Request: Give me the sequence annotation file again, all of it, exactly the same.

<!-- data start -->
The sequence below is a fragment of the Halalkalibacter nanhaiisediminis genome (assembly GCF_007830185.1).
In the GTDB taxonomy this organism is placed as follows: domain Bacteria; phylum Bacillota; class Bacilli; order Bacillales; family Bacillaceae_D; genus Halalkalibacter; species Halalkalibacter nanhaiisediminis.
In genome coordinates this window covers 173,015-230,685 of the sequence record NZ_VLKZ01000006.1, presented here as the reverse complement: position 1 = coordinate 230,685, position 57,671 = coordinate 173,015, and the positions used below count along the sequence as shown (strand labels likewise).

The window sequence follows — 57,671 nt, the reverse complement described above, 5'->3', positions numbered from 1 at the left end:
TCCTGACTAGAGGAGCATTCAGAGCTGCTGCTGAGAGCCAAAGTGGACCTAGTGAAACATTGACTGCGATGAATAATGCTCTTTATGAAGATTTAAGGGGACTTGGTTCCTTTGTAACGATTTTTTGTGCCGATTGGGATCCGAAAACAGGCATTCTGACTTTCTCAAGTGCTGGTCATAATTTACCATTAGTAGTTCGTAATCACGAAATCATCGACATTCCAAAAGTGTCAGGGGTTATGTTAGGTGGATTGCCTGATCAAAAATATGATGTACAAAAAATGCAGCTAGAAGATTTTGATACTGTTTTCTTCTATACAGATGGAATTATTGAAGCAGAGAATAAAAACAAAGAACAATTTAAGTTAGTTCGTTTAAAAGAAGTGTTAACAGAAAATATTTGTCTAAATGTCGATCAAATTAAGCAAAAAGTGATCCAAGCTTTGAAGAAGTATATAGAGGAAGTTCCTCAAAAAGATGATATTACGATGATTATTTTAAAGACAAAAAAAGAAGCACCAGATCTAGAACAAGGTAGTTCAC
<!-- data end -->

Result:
The sequence below is a fragment of the Halalkalibacter nanhaiisediminis genome (assembly GCF_007830185.1).
In the GTDB taxonomy this organism is placed as follows: domain Bacteria; phylum Bacillota; class Bacilli; order Bacillales; family Bacillaceae_D; genus Halalkalibacter; species Halalkalibacter nanhaiisediminis.
In genome coordinates this window covers 173,015-230,685 of the sequence record NZ_VLKZ01000006.1, presented here as the reverse complement: position 1 = coordinate 230,685, position 57,671 = coordinate 173,015, and the positions used below count along the sequence as shown (strand labels likewise).

The window sequence follows — 57,671 nt, the reverse complement described above, 5'->3', positions numbered from 1 at the left end:
TCCTGACTAGAGGAGCATTCAGAGCTGCTGCTGAGAGCCAAAGTGGACCTAGTGAAACATTGACTGCGATGAATAATGCTCTTTATGAAGATTTAAGGGGACTTGGTTCCTTTGTAACGATTTTTTGTGCCGATTGGGATCCGAAAACAGGCATTCTGACTTTCTCAAGTGCTGGTCATAATTTACCATTAGTAGTTCGTAATCACGAAATCATCGACATTCCAAAAGTGTCAGGGGTTATGTTAGGTGGATTGCCTGATCAAAAATATGATGTACAAAAAATGCAGCTAGAAGATTTTGATACTGTTTTCTTCTATACAGATGGAATTATTGAAGCAGAGAATAAAAACAAAGAACAATTTAAGTTAGTTCGTTTAAAAGAAGTGTTAACAGAAAATATTTGTCTAAATGTCGATCAAATTAAGCAAAAAGTGATCCAAGCTTTGAAGAAGTATATAGAGGAAGTTCCTCAAAAAGATGATATTACGATGATTATTTTAAAGACAAAAAAAGAAGCACCAGATCTAGAACAAGGTAGTTCAC